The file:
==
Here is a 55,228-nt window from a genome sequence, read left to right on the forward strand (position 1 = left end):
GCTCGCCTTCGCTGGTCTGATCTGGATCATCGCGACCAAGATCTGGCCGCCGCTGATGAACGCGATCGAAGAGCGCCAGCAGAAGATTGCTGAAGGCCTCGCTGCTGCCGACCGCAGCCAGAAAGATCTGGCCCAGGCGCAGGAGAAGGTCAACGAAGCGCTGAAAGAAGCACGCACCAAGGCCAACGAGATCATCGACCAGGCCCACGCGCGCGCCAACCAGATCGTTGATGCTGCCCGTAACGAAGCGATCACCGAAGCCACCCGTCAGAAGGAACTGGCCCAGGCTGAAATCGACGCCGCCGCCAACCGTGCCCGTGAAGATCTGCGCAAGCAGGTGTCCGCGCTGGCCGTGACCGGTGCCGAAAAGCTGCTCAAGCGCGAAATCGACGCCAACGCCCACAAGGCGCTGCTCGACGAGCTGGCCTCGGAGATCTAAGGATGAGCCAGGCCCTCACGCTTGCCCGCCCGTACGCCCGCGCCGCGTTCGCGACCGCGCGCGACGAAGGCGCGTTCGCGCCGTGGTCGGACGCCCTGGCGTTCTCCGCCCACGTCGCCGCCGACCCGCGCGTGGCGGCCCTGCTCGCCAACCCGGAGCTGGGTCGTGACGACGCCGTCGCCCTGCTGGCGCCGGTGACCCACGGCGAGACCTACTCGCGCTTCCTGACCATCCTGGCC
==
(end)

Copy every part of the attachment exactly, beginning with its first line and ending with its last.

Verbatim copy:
Here is a 55,228-nt window from a genome sequence, read left to right on the forward strand (position 1 = left end):
GCTCGCCTTCGCTGGTCTGATCTGGATCATCGCGACCAAGATCTGGCCGCCGCTGATGAACGCGATCGAAGAGCGCCAGCAGAAGATTGCTGAAGGCCTCGCTGCTGCCGACCGCAGCCAGAAAGATCTGGCCCAGGCGCAGGAGAAGGTCAACGAAGCGCTGAAAGAAGCACGCACCAAGGCCAACGAGATCATCGACCAGGCCCACGCGCGCGCCAACCAGATCGTTGATGCTGCCCGTAACGAAGCGATCACCGAAGCCACCCGTCAGAAGGAACTGGCCCAGGCTGAAATCGACGCCGCCGCCAACCGTGCCCGTGAAGATCTGCGCAAGCAGGTGTCCGCGCTGGCCGTGACCGGTGCCGAAAAGCTGCTCAAGCGCGAAATCGACGCCAACGCCCACAAGGCGCTGCTCGACGAGCTGGCCTCGGAGATCTAAGGATGAGCCAGGCCCTCACGCTTGCCCGCCCGTACGCCCGCGCCGCGTTCGCGACCGCGCGCGACGAAGGCGCGTTCGCGCCGTGGTCGGACGCCCTGGCGTTCTCCGCCCACGTCGCCGCCGACCCGCGCGTGGCGGCCCTGCTCGCCAACCCGGAGCTGGGTCGTGACGACGCCGTCGCCCTGCTGGCGCCGGTGACCCACGGCGAGACCTACTCGCGCTTCCTGACCATCCTGGCC